Fierer Lab

Exploring the structure and function of microbial communities

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Insights, rants, shameless self promotion, etc. from the Fierer lab and its affiliates.

Is RNA a useful measure of microbial activity?

By Noah Fierer Let’s say a microbial ecologist wants to identify which bacteria are active in a given environmental sample at a given point in time. For example, you may want to determine which bacteria are active in a desert soil after a large rainfall event. This is often done by comparing the representation of

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Intragenomic heterogeneity and its implications for ESVs

By Angela Oliverio and Noah Fierer In a recent blog post, we focused on the advantages and disadvantages of using exact sequence variants (ESVs) versus OTUs to cluster marker gene sequences for microbial community analyses. Just to recap – let’s say we sequenced a pool of 16S rRNA genes from a bacterial community found in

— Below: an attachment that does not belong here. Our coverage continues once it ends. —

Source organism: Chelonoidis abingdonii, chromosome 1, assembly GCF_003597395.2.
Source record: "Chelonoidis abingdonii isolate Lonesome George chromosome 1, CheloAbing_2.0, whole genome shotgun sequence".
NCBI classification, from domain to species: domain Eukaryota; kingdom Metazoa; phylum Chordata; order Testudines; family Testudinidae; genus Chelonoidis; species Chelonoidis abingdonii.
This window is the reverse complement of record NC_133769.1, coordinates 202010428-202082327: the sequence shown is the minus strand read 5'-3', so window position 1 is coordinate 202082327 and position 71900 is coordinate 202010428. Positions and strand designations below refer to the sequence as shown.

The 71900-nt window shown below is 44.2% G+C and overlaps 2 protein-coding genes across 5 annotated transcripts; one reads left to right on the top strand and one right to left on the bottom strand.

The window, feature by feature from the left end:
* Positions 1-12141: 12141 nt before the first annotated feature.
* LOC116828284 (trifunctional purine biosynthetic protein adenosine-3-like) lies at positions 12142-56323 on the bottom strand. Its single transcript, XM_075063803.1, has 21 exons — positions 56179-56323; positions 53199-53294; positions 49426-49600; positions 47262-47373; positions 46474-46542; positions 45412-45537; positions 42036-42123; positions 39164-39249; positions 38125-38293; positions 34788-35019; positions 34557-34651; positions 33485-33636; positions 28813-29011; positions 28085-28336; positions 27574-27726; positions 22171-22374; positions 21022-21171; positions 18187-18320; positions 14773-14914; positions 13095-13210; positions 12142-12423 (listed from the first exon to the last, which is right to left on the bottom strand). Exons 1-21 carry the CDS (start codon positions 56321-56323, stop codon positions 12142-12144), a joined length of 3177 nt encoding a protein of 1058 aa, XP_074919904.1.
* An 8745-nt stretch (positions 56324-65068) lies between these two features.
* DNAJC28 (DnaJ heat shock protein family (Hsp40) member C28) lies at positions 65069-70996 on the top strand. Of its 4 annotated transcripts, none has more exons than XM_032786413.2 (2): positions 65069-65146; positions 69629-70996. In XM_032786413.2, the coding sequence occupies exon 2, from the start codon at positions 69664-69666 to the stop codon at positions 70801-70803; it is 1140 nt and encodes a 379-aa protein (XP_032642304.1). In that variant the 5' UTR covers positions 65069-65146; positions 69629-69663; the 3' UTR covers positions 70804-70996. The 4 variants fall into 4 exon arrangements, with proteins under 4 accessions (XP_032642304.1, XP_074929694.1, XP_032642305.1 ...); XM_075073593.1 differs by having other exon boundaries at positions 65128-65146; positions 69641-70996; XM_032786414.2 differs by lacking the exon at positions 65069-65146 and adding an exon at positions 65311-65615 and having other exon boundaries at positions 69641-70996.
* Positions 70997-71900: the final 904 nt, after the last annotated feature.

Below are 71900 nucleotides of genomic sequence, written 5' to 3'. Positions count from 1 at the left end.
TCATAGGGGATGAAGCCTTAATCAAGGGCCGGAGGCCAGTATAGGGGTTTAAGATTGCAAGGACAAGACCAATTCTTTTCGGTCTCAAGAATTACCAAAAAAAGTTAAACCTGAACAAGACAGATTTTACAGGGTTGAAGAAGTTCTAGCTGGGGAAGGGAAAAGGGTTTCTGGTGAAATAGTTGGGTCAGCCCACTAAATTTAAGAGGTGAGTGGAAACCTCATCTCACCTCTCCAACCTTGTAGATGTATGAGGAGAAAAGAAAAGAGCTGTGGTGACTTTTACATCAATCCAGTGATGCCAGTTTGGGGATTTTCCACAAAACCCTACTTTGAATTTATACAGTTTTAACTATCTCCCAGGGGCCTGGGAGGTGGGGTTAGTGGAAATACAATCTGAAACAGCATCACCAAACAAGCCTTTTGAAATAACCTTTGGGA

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Lumping versus splitting – is it time for microbial ecologists to abandon OTUs?

By Noah Fierer, Tess Brewer, & Mallory Choudoir Typically, when we analyze 16S rRNA gene data for bacterial and archaeal community analyses we start by clustering sequences into operational taxonomic units (OTUs), i.e. clustering sequences that fall into fixed similarity thresholds (with OTUs often, but not always, defined at the ≥97% sequence similarity level). A

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Ecosystem restoration: what do soil and feces have in common?

By: Noah Fierer Some of you may have seen this paper that came out recently in Nature Plants by Wubs et al. “Soil inoculation steers restoration of terrestrial ecosystems”. As a soil ecologist – this paper brings joy to my heart. It was great to read this paper as it demonstrates the likely importance of

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